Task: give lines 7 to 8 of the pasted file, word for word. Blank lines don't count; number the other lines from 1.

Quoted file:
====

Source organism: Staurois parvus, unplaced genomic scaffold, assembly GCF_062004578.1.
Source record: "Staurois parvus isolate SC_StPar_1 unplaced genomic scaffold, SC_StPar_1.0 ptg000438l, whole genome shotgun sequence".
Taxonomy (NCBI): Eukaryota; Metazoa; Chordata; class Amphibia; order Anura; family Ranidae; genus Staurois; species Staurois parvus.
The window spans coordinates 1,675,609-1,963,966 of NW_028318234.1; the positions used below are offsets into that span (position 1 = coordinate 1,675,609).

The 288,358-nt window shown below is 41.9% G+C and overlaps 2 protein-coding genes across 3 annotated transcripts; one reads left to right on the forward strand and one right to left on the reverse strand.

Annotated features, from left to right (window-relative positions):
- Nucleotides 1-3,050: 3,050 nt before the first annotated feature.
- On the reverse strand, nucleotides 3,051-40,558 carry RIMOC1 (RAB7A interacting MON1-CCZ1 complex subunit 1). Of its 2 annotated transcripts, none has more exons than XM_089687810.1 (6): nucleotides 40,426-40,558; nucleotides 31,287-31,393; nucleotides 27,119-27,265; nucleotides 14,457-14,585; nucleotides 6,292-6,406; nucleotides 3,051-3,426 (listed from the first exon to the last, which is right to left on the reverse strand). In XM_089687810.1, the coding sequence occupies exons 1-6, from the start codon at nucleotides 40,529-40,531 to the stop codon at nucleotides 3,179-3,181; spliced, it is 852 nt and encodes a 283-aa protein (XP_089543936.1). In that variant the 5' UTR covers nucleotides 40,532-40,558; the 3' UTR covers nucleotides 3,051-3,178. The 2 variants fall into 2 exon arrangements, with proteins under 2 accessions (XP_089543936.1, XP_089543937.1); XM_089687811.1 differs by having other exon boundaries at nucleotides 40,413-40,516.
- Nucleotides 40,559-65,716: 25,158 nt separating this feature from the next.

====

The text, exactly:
- Nucleotides 1-3,050: 3,050 nt before the first annotated feature.
- On the reverse strand, nucleotides 3,051-40,558 carry RIMOC1 (RAB7A interacting MON1-CCZ1 complex subunit 1). Of its 2 annotated transcripts, none has more exons than XM_089687810.1 (6): nucleotides 40,426-40,558; nucleotides 31,287-31,393; nucleotides 27,119-27,265; nucleotides 14,457-14,585; nucleotides 6,292-6,406; nucleotides 3,051-3,426 (listed from the first exon to the last, which is right to left on the reverse strand). In XM_089687810.1, the coding sequence occupies exons 1-6, from the start codon at nucleotides 40,529-40,531 to the stop codon at nucleotides 3,179-3,181; spliced, it is 852 nt and encodes a 283-aa protein (XP_089543936.1). In that variant the 5' UTR covers nucleotides 40,532-40,558; the 3' UTR covers nucleotides 3,051-3,178. The 2 variants fall into 2 exon arrangements, with proteins under 2 accessions (XP_089543936.1, XP_089543937.1); XM_089687811.1 differs by having other exon boundaries at nucleotides 40,413-40,516.